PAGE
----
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The number of asylum seekers from west African regions Nordost- und Westafrikas such as Sierra Leone, where 90% of women have experienced female genital mutilation (FGM), is steadily increasing in Germany,. This makes access to medical care in Germany even more relevant, as an estimated 70,000 individuals with FGM currently reside in the country, and 15,000 girls are at risk of undergoing FGM in the future. The health consequences of FGM range from psychological disorders, sexual dysfunction, complications during childbirth to infertility. While decentralized facilities for adequate medical care exist in Germany, a systematic approach is not yet in sight. This subproject focuses on studying the course of pregnancy and other gynecological needs of women with FGM through a prospective study involving patients and healthcare professionals. This research is conducted in collaboration with Princess Christian Maternity Hospital in Sierra Leone (funded by BMZ). Additionally, interviews and focus groups with affected individuals and their social circles will explore the societal and political implications of international norms and understandings.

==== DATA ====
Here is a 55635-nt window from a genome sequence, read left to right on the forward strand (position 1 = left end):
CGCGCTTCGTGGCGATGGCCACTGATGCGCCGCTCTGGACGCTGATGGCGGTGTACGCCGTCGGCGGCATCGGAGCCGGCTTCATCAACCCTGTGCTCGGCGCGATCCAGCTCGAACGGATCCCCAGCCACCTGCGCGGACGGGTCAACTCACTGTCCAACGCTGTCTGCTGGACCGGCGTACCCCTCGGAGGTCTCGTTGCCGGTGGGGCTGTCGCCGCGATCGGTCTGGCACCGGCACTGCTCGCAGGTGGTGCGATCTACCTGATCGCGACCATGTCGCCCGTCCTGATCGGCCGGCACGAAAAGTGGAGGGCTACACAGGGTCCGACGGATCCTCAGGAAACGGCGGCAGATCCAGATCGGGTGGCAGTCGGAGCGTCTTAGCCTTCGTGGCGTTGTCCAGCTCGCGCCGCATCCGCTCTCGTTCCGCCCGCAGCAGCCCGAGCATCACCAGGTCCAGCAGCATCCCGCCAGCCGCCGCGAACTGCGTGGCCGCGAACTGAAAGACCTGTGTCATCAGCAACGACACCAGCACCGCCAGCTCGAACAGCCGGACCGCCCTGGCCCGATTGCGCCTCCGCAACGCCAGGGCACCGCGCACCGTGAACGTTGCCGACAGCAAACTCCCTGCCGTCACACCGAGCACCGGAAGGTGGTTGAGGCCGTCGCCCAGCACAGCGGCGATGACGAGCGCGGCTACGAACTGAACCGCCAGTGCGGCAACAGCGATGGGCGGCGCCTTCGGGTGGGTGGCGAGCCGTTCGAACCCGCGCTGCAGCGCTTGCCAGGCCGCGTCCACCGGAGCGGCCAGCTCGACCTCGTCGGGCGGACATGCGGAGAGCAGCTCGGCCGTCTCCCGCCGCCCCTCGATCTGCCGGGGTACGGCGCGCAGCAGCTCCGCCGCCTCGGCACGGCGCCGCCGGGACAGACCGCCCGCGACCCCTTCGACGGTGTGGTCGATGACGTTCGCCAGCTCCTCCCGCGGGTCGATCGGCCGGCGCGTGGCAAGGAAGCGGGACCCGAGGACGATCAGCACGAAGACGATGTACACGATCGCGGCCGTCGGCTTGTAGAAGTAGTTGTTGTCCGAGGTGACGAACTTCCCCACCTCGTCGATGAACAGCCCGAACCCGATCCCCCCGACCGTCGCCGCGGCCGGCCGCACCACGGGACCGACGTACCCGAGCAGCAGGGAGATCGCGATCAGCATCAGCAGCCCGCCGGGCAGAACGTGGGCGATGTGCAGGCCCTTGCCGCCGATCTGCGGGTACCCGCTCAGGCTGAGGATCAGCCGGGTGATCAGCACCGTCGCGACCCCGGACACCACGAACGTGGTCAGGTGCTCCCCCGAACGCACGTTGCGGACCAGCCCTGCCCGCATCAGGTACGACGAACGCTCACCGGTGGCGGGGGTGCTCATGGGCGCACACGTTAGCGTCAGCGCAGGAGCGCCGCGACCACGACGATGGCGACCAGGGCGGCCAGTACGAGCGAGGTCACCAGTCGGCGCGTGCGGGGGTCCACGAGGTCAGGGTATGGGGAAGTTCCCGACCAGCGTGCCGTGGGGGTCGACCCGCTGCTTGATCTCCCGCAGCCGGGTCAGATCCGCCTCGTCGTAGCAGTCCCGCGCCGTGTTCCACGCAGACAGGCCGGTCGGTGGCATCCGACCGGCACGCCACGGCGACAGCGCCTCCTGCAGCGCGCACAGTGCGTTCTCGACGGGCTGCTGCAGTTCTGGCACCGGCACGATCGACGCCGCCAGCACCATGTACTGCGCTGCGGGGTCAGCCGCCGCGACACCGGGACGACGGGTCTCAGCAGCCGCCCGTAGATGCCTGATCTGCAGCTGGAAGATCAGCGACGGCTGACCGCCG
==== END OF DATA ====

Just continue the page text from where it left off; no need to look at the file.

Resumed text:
- PD Dr. Stefanie Theuring, Institute of International Health, Charité-Universitätsmedizin Berlin
- Dr. Alex Müller, Institute of International Health, Charité-Universitätsmedizin Berlin
- Dr. Bornice Biomndo, Institute of International Health, Charité-Universitätsmedizin Berlin
- PD Dr. Joachim Seybold, Deputy Medical Director, Charité-Universitätsmedizin Berlin